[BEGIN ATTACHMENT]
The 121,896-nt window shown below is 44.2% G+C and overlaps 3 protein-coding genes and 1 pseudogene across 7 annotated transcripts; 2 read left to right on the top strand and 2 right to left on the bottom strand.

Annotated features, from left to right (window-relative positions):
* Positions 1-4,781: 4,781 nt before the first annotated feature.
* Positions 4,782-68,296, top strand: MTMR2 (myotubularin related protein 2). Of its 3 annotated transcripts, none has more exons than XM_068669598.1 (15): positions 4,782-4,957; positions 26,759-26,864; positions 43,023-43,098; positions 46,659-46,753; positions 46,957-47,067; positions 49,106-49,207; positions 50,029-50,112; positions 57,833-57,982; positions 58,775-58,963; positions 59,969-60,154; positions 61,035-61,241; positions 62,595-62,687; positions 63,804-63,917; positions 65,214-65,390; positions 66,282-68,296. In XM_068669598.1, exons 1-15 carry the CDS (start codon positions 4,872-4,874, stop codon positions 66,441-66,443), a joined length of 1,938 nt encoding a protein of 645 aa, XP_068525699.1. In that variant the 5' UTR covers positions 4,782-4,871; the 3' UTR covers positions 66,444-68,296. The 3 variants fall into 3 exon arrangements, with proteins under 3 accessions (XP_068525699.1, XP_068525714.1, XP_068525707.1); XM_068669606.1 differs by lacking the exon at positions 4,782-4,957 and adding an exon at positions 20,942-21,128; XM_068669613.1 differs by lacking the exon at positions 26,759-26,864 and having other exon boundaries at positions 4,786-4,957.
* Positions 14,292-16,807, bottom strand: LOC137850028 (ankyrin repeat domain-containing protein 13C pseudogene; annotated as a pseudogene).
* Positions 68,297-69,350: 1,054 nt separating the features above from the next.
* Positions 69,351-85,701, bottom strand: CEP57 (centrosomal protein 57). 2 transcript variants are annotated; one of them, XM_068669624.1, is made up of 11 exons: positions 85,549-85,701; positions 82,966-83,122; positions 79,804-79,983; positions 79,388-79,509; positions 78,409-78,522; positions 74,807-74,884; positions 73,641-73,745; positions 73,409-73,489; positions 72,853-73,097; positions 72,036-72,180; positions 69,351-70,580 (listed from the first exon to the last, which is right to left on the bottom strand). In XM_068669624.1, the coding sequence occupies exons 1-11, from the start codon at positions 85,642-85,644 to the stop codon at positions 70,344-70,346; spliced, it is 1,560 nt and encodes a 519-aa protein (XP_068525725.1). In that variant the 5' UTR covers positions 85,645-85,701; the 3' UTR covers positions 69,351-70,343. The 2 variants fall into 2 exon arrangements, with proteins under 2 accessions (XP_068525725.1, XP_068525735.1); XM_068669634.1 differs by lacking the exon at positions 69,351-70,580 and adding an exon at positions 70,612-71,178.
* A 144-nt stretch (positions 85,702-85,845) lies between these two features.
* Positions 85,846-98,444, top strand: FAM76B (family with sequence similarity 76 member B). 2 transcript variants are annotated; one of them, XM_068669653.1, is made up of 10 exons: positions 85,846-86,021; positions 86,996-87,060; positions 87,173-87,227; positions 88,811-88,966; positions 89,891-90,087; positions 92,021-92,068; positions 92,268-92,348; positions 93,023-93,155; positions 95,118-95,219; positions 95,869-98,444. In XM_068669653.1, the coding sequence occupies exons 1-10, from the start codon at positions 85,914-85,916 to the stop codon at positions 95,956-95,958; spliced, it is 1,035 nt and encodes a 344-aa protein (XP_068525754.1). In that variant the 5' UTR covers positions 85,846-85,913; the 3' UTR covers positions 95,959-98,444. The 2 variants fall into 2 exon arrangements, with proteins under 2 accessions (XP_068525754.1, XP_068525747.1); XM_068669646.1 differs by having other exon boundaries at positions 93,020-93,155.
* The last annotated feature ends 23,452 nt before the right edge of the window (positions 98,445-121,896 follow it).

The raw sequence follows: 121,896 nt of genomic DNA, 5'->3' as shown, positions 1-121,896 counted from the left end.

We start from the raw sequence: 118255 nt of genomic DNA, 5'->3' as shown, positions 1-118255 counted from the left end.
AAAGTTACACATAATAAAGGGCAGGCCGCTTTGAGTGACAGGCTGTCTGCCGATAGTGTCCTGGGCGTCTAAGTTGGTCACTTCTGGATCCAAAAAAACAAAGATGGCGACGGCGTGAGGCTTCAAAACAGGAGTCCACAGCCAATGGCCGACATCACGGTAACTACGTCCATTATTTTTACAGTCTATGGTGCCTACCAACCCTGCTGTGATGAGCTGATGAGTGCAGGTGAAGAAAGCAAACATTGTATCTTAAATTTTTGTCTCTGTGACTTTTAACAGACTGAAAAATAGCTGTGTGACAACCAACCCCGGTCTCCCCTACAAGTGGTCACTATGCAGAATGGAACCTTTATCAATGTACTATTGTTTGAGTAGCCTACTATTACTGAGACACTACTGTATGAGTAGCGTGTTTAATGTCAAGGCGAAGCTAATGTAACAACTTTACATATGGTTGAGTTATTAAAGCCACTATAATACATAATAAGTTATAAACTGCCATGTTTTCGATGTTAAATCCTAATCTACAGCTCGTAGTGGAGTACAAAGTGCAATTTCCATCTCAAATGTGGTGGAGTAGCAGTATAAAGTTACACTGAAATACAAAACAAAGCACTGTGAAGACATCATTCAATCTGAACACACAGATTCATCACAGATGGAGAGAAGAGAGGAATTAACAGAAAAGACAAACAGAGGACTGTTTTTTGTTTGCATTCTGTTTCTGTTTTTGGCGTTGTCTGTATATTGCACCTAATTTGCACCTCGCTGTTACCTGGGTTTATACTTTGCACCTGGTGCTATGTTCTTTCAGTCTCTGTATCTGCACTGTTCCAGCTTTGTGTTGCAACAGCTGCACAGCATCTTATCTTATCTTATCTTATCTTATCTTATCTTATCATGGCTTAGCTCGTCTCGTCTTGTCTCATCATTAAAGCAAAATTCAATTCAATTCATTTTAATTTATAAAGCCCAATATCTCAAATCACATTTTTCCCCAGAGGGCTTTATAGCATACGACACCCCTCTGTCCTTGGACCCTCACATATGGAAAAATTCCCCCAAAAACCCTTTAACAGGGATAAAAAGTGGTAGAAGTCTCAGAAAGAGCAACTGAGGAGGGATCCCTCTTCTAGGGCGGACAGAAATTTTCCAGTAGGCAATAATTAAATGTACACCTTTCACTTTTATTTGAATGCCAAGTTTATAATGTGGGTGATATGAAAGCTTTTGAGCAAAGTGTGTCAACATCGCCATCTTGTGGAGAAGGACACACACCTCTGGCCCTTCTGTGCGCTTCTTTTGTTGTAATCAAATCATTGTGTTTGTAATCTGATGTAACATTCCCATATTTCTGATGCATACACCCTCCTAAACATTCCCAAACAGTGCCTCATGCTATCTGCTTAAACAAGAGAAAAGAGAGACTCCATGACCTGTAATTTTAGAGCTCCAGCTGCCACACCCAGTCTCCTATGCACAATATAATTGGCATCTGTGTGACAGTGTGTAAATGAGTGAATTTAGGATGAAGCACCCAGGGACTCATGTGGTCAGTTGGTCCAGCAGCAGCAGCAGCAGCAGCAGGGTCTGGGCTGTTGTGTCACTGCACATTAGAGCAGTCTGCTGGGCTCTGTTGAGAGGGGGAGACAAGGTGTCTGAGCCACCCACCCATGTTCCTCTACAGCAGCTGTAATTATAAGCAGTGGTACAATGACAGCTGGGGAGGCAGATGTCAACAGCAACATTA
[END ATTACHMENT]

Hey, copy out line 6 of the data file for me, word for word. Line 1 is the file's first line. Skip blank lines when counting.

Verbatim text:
* Positions 68,297-69,350: 1,054 nt separating the features above from the next.